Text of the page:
I don't have any influence over the syllabus at DCD>Academy, but I'd be willing to place a small bet that sometime next year or the year after, our sister division will invite you to a course in data center plumbing.
We have long heard that air cooling can no longer meet all the cooling demands of today and tomorrow. But now the evidence is there.
Doing the math
Anyone in any doubt should check a joint presentation from this week's DCD>Connect by Jon Summers and Tor Björn Minde of RISE. It's a half-hour physics workout that demonstrates that the thermal resistance of air cooling is too high to cool the GPU systems needed for AI systems like GPT-4.
Along the way we also find that AI training and inference usage will roughly balance - inference used less power but has many more users - and the total power demand of AI will match the entire output of countries like Sweden. We will have to return to those thoughts in the future.
But on the subject of liquid cooling, we saw another illustration of its changing attitudes this week.
When AQ Compute's Oslo facility was delayed, the company switched its focus from colocation to HPC and AI - and realized this massively increased the cooling demands.
AQ installed a water circulation system under the raised floor and put heat exchangers on all the cabinet rear doors.
These will remove the majority of the heat. The remainder can be handled by Norway's cool air, leaving AQ free to dispose of HVAC systems which are now surplus to requirements.
That's still going to be an unusual step. As I said last week, most data centers will still have some kind of air cooling, even when liquid cooling rewrites the rules inside the white space.
But AQ also faced a new demand. The extra pipework will need installation and maintenance.
So the company is expecting to hire significant numbers of plumbers, and is working with local schools on training and apprenticeships for those bringing liquids into the data center.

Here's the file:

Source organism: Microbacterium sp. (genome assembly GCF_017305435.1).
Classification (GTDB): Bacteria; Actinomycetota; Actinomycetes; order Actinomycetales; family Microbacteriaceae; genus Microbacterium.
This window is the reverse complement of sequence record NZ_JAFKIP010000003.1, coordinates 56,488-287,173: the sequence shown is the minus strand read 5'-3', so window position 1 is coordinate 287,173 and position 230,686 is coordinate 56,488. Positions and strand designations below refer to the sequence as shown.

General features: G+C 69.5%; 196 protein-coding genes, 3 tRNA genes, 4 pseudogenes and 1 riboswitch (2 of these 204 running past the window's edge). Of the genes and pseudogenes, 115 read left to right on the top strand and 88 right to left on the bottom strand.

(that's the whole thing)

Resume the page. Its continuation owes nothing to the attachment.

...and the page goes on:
Do we really need specialized plumbers? After all, water and other fluids had already been channeled for thousands of years, when the Romans professionalized the field, and gave it the name we still use today, based on plumbum or lead.
We now use many other materials for pipes and tubing, from copper to PVC, and there are a vast range of joints and techniques that keep our kitchens and bathrooms dry and functional.
But working in white space will be a step up. The pipes will be running hard by high-voltage electric circuits, and deliver cooling to sensitive electronics.
They will have to be safe in normal operation, and operate unattended in inaccessible spaces.
They must also be future-proofed. AQ is planning to plumb direct-to-chip cooling loops into its circuit when heat densities require them. And data centers will bring on an array of primary circuits and tanks using other fluids beyond water.
It will take considerable expertise to ensure that different fluids can flow at the right speed past electronics and heat exchangers, to transfer heat effectively.
At DCD>Connect, we also met Gemma Reeves of Alfa Laval, a company with more than a hundred years of experience in industrial processes.
She told us that the dielectric coolants on offer have a wide range of thermal and physical properties, which will make a huge difference to how one chooses and use them.
Liquid cooling vendors have been waiting for this day for a long while. Now it's up to the rest of us to step up and learn enough to meet the challenge.